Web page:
Top 8 Principles of Shooting From Cover and Concealment

shooting from cover and concealment

What is the Difference Between Cover and Concealment?

A while back, we published an article about the difference between cover and concealment. This article is to guide you in some of the general principles of shooting from behind cover. I have also concluded the effectiveness of cover and concealment in a gunfight. I wrote about it here.

Much of the current instruction about cover and concealment is incorrect and jeopardizes any tactical advantage you have gained in the fight. These key tactics will give you the insight you need to gain the advantage. Many of these are hard to put into practice, even in a training environment. Train and practice each and consider playing some CQB paintball to practice these movements and ideas (Yes, I'm serious about the paintball tip).

8 Concepts of Using Cover and Concealment:

  • Fire around cover instead of over it. Positioning your body over cover creates a silhouette that makes it easier for your attacker to get a sight picture and see you.
  • Move back away from the cover. When you keep your body up against the object you are using for cover, it seriously limits your field of fire and limits your ability to move or shift locations. Put some space between you and the cover.
  • Be flexible with identifying open angles from different shooting positions. Learn to shoot from a crouched or leaning position without exposing your body.
  • Use different positions when exposing yourself to fire. Become unpredictable, so the attacker doesn't know where to aim as they wait for you to expose yourself.
  • Your odds of winning the fight increase as you move. Moving to a new covered position has two significant advantages. First, it disorients your attacker and, if done well, might even leave them questioning where you are. Second, it helps you gain a better angle on your target to increase your odds of having the upper hand.
  • When breaking cover, build momentum before entirely breaking cover. Study the terrain and have a clear path to your new cover before you move. If you have the ammunition, a few shots toward the target will generally put their head down long enough for you to make it to your next position safely and hopefully undetected.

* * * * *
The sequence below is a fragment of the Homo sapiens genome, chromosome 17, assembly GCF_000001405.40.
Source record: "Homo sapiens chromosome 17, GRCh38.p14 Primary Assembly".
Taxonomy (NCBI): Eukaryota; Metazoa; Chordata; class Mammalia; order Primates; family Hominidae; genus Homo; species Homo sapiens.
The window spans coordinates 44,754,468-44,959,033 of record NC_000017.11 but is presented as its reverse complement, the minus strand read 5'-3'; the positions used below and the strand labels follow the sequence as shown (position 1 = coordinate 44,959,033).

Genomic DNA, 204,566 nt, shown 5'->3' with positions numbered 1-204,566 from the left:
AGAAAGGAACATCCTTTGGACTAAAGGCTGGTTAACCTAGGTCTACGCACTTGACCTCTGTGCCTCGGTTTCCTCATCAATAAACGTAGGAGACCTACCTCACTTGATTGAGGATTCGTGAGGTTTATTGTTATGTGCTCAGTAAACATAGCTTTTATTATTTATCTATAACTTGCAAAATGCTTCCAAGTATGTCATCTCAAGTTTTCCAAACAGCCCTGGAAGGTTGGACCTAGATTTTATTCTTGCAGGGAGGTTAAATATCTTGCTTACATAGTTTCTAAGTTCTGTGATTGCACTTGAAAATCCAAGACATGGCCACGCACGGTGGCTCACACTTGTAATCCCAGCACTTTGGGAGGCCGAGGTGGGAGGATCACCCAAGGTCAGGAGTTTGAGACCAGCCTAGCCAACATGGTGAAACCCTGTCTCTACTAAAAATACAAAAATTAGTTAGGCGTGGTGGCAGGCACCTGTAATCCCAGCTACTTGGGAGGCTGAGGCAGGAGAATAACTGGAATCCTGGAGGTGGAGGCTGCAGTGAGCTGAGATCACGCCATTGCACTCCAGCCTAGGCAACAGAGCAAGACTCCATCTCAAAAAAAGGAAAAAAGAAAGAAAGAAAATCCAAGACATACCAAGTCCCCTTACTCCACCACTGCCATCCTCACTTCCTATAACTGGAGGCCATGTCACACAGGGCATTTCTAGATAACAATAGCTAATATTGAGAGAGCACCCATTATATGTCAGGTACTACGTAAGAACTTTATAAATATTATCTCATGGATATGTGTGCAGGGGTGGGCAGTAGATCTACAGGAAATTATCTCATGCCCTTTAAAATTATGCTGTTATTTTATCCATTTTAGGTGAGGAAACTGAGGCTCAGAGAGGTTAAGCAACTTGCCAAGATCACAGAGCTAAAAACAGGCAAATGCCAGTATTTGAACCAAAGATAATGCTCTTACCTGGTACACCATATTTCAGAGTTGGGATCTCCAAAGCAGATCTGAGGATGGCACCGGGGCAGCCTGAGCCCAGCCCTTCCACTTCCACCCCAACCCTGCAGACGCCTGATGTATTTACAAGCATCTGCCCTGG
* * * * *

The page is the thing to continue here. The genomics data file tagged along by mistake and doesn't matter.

• If you have a wingman take turns putting shots on target while the other person moves to a better position.
  • In the defense, try to strengthen your cover by adding objects together. Moving furniture together, stacking boxes, or doing whatever possible to increase the odds of stopping the oncoming fire will help keep you safe.

More Resources:

Here is a video from our course Fighting From Cover that also features John Correa of Active Self Protection.

Learn how to use cover and concealment effectively in a gunfight; consider taking our course titled: Fighting From Cover.

fighting from cover and concealment

Have you given any thought to this? Have you ever used these techniques when training? Let us know in the comments below. Be sure to check out Guardian Nation, where we offer up real shooting tips and drills to help you be more proficient in your self-defense and concealed carry training.

About Jacob Paulsen

Jacob S. Paulsen is the President of provides in-person and online firearm training for American gun owners. The Company is currently teaching in-person classes in 25+ states with a team of more than 55 instructors. Jacob is a NRA certified instructor & Range Safety Officer, USCCA certified instructor and training counselor, Utah BCI instructor, Affiliate instructor for Next Level Training, Graduate and certified instructor for The Law of Self Defense, and a Glock and Sig Sauer Certified Armorer. He resides in the Rocky Mountains of Colorado with his wife and children.


  1. Chris Ewens on April 30, 2015 at 11:54 am

    These comments are intended to add to what what written, not contradict what was written. There are occasions when hugging cover and using the cover for artificial support are appropriate. A good example is when you are facing a fan-shaped ambush. If you pull back from the cover, you could expose yourself to incoming fire from shooters to the right or left of your position. Another example is when the shooter is out beyond YOUR effective range of shooting with an unsupported handgun. Use of the artificial support to improve accuracy would then be critical in order to make hits. Generally speaking, during the fluid dynamics of a gunfight, staying back from cover would be preferable. Try out these options during force-on-force training with airsoft handguns and/or rifles.

    • Jacob Paulsen on April 30, 2015 at 12:06 pm

      Great thoughts Chris!

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